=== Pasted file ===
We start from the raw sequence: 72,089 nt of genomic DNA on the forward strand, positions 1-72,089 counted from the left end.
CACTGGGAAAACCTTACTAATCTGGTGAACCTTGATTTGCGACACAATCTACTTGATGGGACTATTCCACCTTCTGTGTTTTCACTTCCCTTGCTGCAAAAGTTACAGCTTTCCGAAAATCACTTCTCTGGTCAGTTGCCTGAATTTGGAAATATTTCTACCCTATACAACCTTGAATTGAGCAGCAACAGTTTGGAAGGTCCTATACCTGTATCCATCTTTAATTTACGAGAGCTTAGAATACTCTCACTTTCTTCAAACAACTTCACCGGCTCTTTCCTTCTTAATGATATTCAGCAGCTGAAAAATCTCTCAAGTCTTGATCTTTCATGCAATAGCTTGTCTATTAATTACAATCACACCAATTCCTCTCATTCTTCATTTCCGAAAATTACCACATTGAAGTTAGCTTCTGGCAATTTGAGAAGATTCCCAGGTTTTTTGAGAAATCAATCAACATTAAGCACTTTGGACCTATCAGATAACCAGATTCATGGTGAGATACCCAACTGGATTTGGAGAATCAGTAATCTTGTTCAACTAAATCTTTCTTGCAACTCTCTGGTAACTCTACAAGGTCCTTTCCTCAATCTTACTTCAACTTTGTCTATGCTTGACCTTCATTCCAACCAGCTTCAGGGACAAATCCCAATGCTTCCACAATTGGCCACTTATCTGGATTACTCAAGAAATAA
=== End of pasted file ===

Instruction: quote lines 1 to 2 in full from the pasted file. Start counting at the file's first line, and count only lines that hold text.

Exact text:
We start from the raw sequence: 72,089 nt of genomic DNA on the forward strand, positions 1-72,089 counted from the left end.
CACTGGGAAAACCTTACTAATCTGGTGAACCTTGATTTGCGACACAATCTACTTGATGGGACTATTCCACCTTCTGTGTTTTCACTTCCCTTGCTGCAAAAGTTACAGCTTTCCGAAAATCACTTCTCTGGTCAGTTGCCTGAATTTGGAAATATTTCTACCCTATACAACCTTGAATTGAGCAGCAACAGTTTGGAAGGTCCTATACCTGTATCCATCTTTAATTTACGAGAGCTTAGAATACTCTCACTTTCTTCAAACAACTTCACCGGCTCTTTCCTTCTTAATGATATTCAGCAGCTGAAAAATCTCTCAAGTCTTGATCTTTCATGCAATAGCTTGTCTATTAATTACAATCACACCAATTCCTCTCATTCTTCATTTCCGAAAATTACCACATTGAAGTTAGCTTCTGGCAATTTGAGAAGATTCCCAGGTTTTTTGAGAAATCAATCAACATTAAGCACTTTGGACCTATCAGATAACCAGATTCATGGTGAGATACCCAACTGGATTTGGAGAATCAGTAATCTTGTTCAACTAAATCTTTCTTGCAACTCTCTGGTAACTCTACAAGGTCCTTTCCTCAATCTTACTTCAACTTTGTCTATGCTTGACCTTCATTCCAACCAGCTTCAGGGACAAATCCCAATGCTTCCACAATTGGCCACTTATCTGGATTACTCAAGAAATAA